I've changed the way I use my C, much less for travel, more for short (less than 50 miles) to local parks or lakes for a week or so at a time. I got a E-350 van for travel, about 10-15,000 miles a year. That puts me with respect to MPG about where you arewith a B. Not so much about fuel cost though (if worried abiut that I can make the trips in my 36 MPG subcompact car), it is just that the C is too big for getting around and parking some of the places I want to go.
Fuel costs rising raise the cost of all travel modes, it costs me more than twice as much to get to Europe as it did 8-10 years ago, Fuel costs hit the cruises too, but total cost of that is so high that fuel costs are still a small part of it.
I don't see myself cutting back on travel anytime soon, based on fuel costs. Just now I live to travel, being away 1/3 to 1/2 the year. I enable this by choosing to live in a very inexpensive place. I can house myself for a year for less than what it costs per month in major urban areas or real estate hot spots. It means I can devote more than half my modest retirement budget to travel, one or two big trips a year and a lot of road tripping in the U.S. If I don't use the retirement income, the IRS is going to take about half of it as a penalty.
What will slow me down will be age and disability, not motor fuel prices.
If the onboard water pump works better, I would use it. Mine, I find that flow adequate, but I get better flow from the campground hookup. I think your problem is not pressure, rather flow rate. I suspect your pressure limiting device is restricting flow too much. There are a number of devices sold for this purpose, some of the cheaper ones are junk because they limit flow too much, while doing OK limiting static pressure.
Packing stuff, I pack it tight. I carry more paper towel and toilet paper rolls than I need for any single trip, as cabinet filler. 1/2 inch lip isn't mean to hold anything in. A 2 inch lip would not work any better, if the items are loose on the shelf.
My experience with campground (and laundromat) driers is different. I've found them faster than my dryer at home, and much hotter than I would like them to be. But I also dry as much as possible on a clothesline (really slow) because I know most of the wear on my clothing comes while it is tumbling in a mechanical drier.
If campground firewood is too expensive, I don't need the fire. I have a camp stove, so I seldom cook over a wood fire. Most of my camping is when the days are 100-110 F, evenings are 80-90 F, I don't need a fire to keep me warm. I have clothing to keep me warm down to 40 F or colder. So the fire is for atmosphere, I can put a price on that, do without it if the price is too high.
If they are OK in normal driving, I don't know of a fix. Flopping at the end of the arm, or the whole arm swinging back?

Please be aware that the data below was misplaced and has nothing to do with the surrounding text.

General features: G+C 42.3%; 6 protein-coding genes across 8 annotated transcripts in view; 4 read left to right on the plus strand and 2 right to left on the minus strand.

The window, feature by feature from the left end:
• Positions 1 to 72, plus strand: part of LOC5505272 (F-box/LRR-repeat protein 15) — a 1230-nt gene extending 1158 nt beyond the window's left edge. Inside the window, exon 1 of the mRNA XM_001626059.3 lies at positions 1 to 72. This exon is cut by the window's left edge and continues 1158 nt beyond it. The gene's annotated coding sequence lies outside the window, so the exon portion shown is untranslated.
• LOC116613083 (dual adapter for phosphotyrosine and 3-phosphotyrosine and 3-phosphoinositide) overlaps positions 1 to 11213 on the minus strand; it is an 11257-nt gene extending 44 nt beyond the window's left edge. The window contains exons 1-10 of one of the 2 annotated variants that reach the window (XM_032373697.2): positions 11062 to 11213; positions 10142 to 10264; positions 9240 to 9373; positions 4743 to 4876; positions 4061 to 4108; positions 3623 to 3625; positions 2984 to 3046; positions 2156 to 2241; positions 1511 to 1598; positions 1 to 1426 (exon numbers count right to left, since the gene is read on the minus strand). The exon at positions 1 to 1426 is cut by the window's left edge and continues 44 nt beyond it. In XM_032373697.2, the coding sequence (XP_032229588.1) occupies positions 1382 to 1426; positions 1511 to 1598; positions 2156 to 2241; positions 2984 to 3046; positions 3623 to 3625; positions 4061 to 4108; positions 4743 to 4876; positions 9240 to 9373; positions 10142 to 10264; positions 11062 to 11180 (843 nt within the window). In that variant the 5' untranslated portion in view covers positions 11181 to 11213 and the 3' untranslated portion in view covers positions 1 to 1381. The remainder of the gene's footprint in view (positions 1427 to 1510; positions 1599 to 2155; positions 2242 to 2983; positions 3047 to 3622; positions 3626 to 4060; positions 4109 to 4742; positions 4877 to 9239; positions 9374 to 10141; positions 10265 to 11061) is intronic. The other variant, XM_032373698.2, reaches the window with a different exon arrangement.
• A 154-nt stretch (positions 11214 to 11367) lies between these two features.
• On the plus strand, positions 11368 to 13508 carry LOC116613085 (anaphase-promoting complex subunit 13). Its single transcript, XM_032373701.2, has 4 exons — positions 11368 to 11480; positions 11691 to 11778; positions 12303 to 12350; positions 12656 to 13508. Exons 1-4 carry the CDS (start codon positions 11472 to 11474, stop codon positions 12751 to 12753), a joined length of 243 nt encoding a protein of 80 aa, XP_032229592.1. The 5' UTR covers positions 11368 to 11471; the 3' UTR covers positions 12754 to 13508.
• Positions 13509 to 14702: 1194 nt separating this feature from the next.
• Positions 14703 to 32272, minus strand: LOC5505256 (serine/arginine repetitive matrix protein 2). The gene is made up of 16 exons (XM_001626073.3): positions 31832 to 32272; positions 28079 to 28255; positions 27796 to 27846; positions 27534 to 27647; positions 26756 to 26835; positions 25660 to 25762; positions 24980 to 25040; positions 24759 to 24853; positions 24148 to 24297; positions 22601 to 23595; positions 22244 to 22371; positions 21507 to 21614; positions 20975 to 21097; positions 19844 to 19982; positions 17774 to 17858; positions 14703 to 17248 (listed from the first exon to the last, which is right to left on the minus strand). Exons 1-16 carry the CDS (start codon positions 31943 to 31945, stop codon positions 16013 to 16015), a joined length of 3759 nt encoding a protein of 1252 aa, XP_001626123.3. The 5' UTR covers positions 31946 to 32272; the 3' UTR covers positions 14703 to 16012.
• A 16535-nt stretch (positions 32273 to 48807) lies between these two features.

For the first, there is usually a setscrew (beyond the plastic cap that looks like a setscrew) that can be tightened a little. If the whole arm is swinging from the base, you might try a whole new mirror assembly, but I can't guarantee that will have been made to withstand the load.
45 mph headwind + 55 mph = 100 mph. I haven't been there yet, the engine in my motorhome is not powerful enough reach that speed. I think I might need 100 HP more than I have.
Much more than 20 mph headwinds (which are pretty common on the Great Plains) I pull off and wait for the wind to die down. 55 mph into a 20 mph headwind, my C is downshifted to direct and screaming at almost 4000 rpm. That's time to quit.
I had not realized Jayco had carried the Escapade model line into the 2006 year. Escapade was a basic, entry/rental trim level type C, sold fully equipped with no options, to compete with the likes of contemporary FourWinds 5000 (and badge engineered Chateau/Dutchmen lines), base level non-slideout Fleetwoods, Coachmen Freedom, and the contemporary non-slide Sunseeker models. Market for all of these was rental dealers and buyers looking for "most RV for the money, no fancy trim, no slideouts."
I'm in favor, this is where I shop, whether it is RVs, cars, houses, tools, whatever. The Escapade was as well built, on the same production lines with the same workers, as the more upscale Greyhawk and Granite Ridge lines. The Escapade was just not as fancy. Like buying an XL Ford truck, a LS Chevy, LX Honda, or SE Toyota.
If you are happy with the features and trim level, this is as good as it gets, you are buying basic quality but not extra features nor glitz.
Your Michelin, Firestone and BFG choices are roughly equivalent, but I'm not sure about the Wrangler SR-A, which is sort of a comfort/performance tire for SUVs and passenger pickups. At this price level, the equivalent Goodyear might be Wrangler HT, their commercial tire for light trucks.